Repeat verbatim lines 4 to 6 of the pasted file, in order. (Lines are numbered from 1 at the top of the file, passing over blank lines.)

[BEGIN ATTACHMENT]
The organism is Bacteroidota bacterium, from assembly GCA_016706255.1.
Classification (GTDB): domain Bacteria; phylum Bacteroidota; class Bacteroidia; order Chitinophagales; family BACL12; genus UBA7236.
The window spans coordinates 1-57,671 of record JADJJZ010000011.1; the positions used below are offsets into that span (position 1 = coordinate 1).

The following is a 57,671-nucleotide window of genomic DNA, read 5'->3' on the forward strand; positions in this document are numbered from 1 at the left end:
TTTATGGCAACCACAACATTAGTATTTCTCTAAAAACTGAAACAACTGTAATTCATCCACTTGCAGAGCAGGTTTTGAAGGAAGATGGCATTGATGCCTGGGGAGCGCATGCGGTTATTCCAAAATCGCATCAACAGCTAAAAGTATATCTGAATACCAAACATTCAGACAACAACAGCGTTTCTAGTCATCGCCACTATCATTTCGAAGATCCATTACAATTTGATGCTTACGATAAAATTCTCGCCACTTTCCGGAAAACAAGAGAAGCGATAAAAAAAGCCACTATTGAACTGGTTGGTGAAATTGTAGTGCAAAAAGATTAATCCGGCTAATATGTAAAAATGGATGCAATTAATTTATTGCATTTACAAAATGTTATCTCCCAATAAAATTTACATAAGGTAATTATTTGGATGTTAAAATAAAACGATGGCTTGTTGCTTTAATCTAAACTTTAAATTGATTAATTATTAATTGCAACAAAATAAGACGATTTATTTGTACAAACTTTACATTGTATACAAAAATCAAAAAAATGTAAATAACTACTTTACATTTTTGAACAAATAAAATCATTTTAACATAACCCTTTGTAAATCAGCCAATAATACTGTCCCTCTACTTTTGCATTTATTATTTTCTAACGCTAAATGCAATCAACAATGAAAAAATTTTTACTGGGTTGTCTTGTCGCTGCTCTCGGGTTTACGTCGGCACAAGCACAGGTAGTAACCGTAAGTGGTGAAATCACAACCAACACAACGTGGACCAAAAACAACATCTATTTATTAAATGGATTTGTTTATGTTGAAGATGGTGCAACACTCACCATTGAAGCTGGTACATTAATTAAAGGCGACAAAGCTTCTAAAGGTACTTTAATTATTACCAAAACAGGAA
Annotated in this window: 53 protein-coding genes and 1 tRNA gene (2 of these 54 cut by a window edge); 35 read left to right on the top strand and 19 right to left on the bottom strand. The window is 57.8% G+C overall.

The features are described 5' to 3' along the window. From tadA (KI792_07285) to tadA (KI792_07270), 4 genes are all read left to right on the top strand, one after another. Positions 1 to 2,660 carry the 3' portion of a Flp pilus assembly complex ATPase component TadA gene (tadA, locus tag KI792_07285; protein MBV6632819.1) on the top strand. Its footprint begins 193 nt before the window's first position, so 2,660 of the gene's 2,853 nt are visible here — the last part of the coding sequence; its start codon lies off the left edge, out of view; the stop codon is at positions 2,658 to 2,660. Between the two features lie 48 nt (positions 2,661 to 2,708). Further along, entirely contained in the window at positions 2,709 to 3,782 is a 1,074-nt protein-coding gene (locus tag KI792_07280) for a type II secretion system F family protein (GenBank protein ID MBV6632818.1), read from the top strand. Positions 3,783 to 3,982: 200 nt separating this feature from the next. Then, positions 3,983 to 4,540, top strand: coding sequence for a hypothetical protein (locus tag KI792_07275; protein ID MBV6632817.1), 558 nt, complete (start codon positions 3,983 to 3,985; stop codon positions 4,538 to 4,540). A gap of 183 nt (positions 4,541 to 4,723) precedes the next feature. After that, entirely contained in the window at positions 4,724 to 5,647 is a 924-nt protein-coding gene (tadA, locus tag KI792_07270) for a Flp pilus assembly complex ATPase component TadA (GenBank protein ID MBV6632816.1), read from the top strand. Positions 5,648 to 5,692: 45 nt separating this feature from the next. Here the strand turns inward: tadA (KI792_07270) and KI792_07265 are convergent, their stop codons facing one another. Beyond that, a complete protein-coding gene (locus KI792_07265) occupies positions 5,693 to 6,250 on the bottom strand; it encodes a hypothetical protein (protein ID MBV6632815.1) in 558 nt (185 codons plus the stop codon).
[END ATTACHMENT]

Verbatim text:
The following is a 57,671-nucleotide window of genomic DNA, read 5'->3' on the forward strand; positions in this document are numbered from 1 at the left end:
TTTATGGCAACCACAACATTAGTATTTCTCTAAAAACTGAAACAACTGTAATTCATCCACTTGCAGAGCAGGTTTTGAAGGAAGATGGCATTGATGCCTGGGGAGCGCATGCGGTTATTCCAAAATCGCATCAACAGCTAAAAGTATATCTGAATACCAAACATTCAGACAACAACAGCGTTTCTAGTCATCGCCACTATCATTTCGAAGATCCATTACAATTTGATGCTTACGATAAAATTCTCGCCACTTTCCGGAAAACAAGAGAAGCGATAAAAAAAGCCACTATTGAACTGGTTGGTGAAATTGTAGTGCAAAAAGATTAATCCGGCTAATATGTAAAAATGGATGCAATTAATTTATTGCATTTACAAAATGTTATCTCCCAATAAAATTTACATAAGGTAATTATTTGGATGTTAAAATAAAACGATGGCTTGTTGCTTTAATCTAAACTTTAAATTGATTAATTATTAATTGCAACAAAATAAGACGATTTATTTGTACAAACTTTACATTGTATACAAAAATCAAAAAAATGTAAATAACTACTTTACATTTTTGAACAAATAAAATCATTTTAACATAACCCTTTGTAAATCAGCCAATAATACTGTCCCTCTACTTTTGCATTTATTATTTTCTAACGCTAAATGCAATCAACAATGAAAAAATTTTTACTGGGTTGTCTTGTCGCTGCTCTCGGGTTTACGTCGGCACAAGCACAGGTAGTAACCGTAAGTGGTGAAATCACAACCAACACAACGTGGACCAAAAACAACATCTATTTATTAAATGGATTTGTTTATGTTGAAGATGGTGCAACACTCACCATTGAAGCTGGTACATTAATTAAAGGCGACAAAGCTTCTAAAGGTACTTTAATTATTACCAAAACAGGAA
Annotated in this window: 53 protein-coding genes and 1 tRNA gene (2 of these 54 cut by a window edge); 35 read left to right on the top strand and 19 right to left on the bottom strand. The window is 57.8% G+C overall.